(Gee, thanks government.  I’ll go ahead and carry my S&W .380 Bodyguard with a laaaaaser.  But I appreciate you making me go through all those hoops and whatnot.)

Meanwhile, dude is still walking around.  My point?  He’s still mentally ill and dangerous and in need of some serious meds, but there’s no one to make sure that he takes those, and I (and Mock) have to watch (our) back(s) every day because of this.  I’m quite certain dude won’t take his meds, and we also have been informed that he’s stalked someone else since he’s stalked us. And he stalked other women prior to stalking us. It’s just a matter of time before he’s a danger (again) to society, and there’s not a damn thing we can do about it.

Neat, huh?

When it comes to deinstitutionalization, there’s this nifty article that has all sorts of wonderful morsels.  Apparently, the government wanted to save money (since WHEN?), so they decided to kick all the mental patients out of institutions between ’55 and ’94.  I guess that having my hard-earned money go for stuff like abortions and illegals was more important to them (but I digress):

Between 1955 and 1994, roughly 487,000 mentally ill patients were discharged from state hospitals.  That lowered the number to only 72,000 patients. States closed most of their hospitals. That permanently reduced the availability of long-term, in-patient care facilities. By 2010, there were 43,000 psychiatric beds available. This equated to about 14 beds per 100,000 people. According to the Treatment Advocacy’s Center’s report, “Deinstitutionalization: A Failed History,” this was the same ratio as in 1850.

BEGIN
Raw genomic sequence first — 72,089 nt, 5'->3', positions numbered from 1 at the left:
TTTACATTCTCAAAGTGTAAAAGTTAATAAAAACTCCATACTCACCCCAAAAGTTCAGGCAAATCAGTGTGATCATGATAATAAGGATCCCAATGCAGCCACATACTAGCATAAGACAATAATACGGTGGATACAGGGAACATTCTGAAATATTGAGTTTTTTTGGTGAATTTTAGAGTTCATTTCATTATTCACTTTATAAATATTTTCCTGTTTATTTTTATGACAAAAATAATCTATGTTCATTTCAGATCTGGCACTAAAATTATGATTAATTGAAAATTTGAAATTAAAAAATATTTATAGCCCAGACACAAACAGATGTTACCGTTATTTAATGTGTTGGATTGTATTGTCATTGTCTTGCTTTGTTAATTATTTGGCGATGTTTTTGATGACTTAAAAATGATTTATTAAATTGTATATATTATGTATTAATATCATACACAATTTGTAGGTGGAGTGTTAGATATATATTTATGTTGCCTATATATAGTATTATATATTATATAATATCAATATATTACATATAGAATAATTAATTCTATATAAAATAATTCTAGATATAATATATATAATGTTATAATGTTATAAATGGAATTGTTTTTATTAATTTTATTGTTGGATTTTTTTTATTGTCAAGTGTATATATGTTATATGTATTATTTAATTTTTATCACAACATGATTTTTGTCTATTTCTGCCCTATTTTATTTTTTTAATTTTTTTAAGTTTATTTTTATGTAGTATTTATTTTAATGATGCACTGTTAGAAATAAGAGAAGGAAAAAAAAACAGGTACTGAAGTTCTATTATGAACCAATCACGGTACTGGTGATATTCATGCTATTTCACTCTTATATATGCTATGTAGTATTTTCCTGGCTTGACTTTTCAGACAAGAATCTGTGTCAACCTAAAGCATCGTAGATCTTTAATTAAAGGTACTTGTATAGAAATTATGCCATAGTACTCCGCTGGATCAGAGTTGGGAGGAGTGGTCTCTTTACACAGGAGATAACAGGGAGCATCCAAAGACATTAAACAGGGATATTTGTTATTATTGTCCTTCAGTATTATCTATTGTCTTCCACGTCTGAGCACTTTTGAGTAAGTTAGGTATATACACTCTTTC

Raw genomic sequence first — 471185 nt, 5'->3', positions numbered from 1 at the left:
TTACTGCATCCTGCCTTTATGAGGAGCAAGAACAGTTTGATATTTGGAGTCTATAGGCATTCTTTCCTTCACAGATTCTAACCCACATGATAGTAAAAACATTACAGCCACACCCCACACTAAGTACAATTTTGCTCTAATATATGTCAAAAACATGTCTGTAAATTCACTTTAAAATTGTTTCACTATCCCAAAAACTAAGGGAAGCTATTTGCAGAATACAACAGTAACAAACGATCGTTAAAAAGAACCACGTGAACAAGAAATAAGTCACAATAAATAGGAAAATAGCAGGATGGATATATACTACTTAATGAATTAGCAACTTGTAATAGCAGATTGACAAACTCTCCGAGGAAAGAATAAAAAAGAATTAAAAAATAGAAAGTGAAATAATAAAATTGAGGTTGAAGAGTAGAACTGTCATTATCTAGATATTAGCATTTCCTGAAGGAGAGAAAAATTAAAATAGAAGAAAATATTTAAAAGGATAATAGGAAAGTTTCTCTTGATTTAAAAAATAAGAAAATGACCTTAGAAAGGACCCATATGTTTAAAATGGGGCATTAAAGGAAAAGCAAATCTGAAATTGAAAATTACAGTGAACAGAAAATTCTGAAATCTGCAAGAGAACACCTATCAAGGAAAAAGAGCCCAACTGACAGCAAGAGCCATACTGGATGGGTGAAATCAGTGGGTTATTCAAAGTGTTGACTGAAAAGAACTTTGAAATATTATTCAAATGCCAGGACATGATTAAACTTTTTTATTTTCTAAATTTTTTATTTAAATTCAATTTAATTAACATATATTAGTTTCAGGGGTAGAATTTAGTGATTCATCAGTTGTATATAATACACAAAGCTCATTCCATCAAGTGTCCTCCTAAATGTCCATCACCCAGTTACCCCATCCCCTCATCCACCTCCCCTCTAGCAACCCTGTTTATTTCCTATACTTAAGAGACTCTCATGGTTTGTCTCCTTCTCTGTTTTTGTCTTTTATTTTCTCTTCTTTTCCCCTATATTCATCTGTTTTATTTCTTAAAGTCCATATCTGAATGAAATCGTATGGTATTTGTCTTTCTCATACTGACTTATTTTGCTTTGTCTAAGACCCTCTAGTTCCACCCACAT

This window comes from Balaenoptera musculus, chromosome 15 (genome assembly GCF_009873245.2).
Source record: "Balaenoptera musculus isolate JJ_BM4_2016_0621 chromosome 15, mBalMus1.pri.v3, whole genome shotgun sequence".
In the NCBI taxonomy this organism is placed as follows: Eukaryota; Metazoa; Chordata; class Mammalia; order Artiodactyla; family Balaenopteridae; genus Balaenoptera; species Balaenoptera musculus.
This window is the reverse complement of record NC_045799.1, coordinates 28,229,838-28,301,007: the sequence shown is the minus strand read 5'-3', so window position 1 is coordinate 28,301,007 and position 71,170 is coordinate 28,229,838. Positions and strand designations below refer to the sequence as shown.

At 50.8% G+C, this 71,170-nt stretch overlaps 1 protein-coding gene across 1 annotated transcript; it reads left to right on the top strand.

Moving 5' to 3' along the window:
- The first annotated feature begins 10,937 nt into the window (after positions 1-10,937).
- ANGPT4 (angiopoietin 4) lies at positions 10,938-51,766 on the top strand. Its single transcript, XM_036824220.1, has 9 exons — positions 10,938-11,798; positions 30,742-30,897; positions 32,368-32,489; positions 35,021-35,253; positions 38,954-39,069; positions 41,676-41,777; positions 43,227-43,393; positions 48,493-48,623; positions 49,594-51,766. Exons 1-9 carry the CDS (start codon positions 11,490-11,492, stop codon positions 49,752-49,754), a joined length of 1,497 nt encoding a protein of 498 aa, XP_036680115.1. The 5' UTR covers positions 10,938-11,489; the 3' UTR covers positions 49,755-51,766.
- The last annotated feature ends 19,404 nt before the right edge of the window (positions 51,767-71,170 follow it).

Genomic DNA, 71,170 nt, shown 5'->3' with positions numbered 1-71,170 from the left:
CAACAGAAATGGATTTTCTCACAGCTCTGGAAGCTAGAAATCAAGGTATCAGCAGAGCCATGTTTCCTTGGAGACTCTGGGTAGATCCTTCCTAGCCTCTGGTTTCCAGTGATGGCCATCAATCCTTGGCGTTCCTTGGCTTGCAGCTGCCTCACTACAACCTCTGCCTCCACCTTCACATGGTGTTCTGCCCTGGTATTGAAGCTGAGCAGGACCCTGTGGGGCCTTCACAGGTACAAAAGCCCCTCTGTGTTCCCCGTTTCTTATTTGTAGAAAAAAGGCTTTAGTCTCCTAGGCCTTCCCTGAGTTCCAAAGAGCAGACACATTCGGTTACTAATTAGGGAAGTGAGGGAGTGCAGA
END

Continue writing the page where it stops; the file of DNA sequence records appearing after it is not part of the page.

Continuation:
Obviously, the “pro” of deinstitutionalization is that it gives more rights to the mentally challenged.  And listen – I love freedom.  I’m all about the freedom, y’all.  But the “cons?”  Well, the cons are obvious when you see the increase in what we’ve seen over the past 20-30 years.  And the fact that we have more mentally ill people just roaming about the country, unattended and basically abandoned by society.

And there’s this:

Dr. Michael Stone, a forensic psychiatrist at Columbia University, found that 20 percent of mass murderers are psychotic or delusional. The occurrence is 1 percent for the general public. Almost half of all mass killers had depression, learning disabilities, or attention-deficit hyperactivity disorder. Forty percent had alcohol or drug dependencies. 

But regulations to protect the rights of the mentally ill hinder treatment. For example, families can’t commit someone unless they’ve already proved a threat to themselves or someone else. Judges cannot order seriously mentally ill people to stay in treatment. People are not allowed to remove guns from mentally ill people who threaten themselves or others. Reversal of these rules would allow family members to get treatment for their mentally ill loved ones and protect society. 

I’m not saying that we need to go back to institutionalization.  I’m just saying that there may be a possible correlation, is all.  It’s definitely not HELPING our society and crime.  Liberals are so hell-bent on taking in 14,000 migrants.  What about all the mentally ill American citizens we have walking around?

Food for thought.